Folios from this elegant Qur'an have been variously attributed to Damascus and more generally to the Eastern Islamic world. However, the presence on folios from the manuscript of abjad markers using the letter sad for the numerical value of 60 instead of the letter sin confirms that this manuscript was produced in the western Islamic world (Marcus Fraser and Will Kwiatkowski, Ink and Gold: Islamic Calligraphy, Berlin, 2006, p.44).
The script style is closest to what François Déroche describes as group 'C.II' which is typified in this case by the smooth curved 'nun' terminal (François Déroche, The Nasser D. Khalili Collection of Islamic Art, The Abbasid Tradition, London, 1992, p.153). The form of the final 'nun' with its curved rather than angular form and extended tail can be linked to the later development of the distinctive curved 'nun' shape found in maghribi script.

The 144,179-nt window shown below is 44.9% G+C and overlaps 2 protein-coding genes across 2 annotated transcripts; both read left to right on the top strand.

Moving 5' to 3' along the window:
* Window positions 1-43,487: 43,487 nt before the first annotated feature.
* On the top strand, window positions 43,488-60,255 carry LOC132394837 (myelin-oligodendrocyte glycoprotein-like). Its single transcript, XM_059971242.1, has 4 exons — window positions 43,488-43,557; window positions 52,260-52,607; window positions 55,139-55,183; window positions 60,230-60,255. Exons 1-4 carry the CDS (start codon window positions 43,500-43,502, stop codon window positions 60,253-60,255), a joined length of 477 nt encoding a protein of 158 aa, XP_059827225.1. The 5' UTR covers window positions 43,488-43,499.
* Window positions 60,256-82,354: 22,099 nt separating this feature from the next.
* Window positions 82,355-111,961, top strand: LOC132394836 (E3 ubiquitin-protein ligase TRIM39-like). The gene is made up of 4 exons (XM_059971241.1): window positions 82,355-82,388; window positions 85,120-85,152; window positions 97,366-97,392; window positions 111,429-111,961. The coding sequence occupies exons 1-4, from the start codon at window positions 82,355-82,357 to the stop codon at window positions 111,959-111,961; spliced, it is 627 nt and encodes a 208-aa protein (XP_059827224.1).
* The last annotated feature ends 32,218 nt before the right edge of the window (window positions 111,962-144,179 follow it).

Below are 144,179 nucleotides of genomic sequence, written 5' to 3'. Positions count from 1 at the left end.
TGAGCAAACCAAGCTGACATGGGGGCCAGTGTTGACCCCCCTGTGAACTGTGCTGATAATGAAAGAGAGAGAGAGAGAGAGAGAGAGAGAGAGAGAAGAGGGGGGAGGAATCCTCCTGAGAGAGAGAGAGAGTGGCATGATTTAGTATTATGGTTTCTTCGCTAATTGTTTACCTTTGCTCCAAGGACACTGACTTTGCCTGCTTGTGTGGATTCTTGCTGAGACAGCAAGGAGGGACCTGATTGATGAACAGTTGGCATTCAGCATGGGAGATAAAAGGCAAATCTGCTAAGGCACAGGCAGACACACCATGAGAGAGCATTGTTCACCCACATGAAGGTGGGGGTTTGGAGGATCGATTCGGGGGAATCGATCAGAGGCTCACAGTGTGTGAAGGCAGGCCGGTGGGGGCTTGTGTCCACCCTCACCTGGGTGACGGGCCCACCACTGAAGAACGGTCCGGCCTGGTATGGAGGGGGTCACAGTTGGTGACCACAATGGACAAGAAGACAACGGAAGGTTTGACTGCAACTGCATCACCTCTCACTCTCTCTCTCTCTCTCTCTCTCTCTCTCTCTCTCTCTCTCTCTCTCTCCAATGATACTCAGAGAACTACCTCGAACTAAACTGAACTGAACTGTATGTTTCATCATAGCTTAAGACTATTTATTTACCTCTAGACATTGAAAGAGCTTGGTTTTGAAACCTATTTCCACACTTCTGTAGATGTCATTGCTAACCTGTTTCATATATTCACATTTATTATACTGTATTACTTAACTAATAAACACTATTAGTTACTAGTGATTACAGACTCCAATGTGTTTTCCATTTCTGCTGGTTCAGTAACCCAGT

Other folios from the same Qur'an were sold at Sotheby's, 6 October 2010, lot 1 and Christie's, King Street, 26 April 2012, lot 55, 4 October 2012, lot 59 and 10 October 2013, lot 57; and at Christie's South Kensington, 11 April 2014, lot 233, 10 October 2014, lot 249.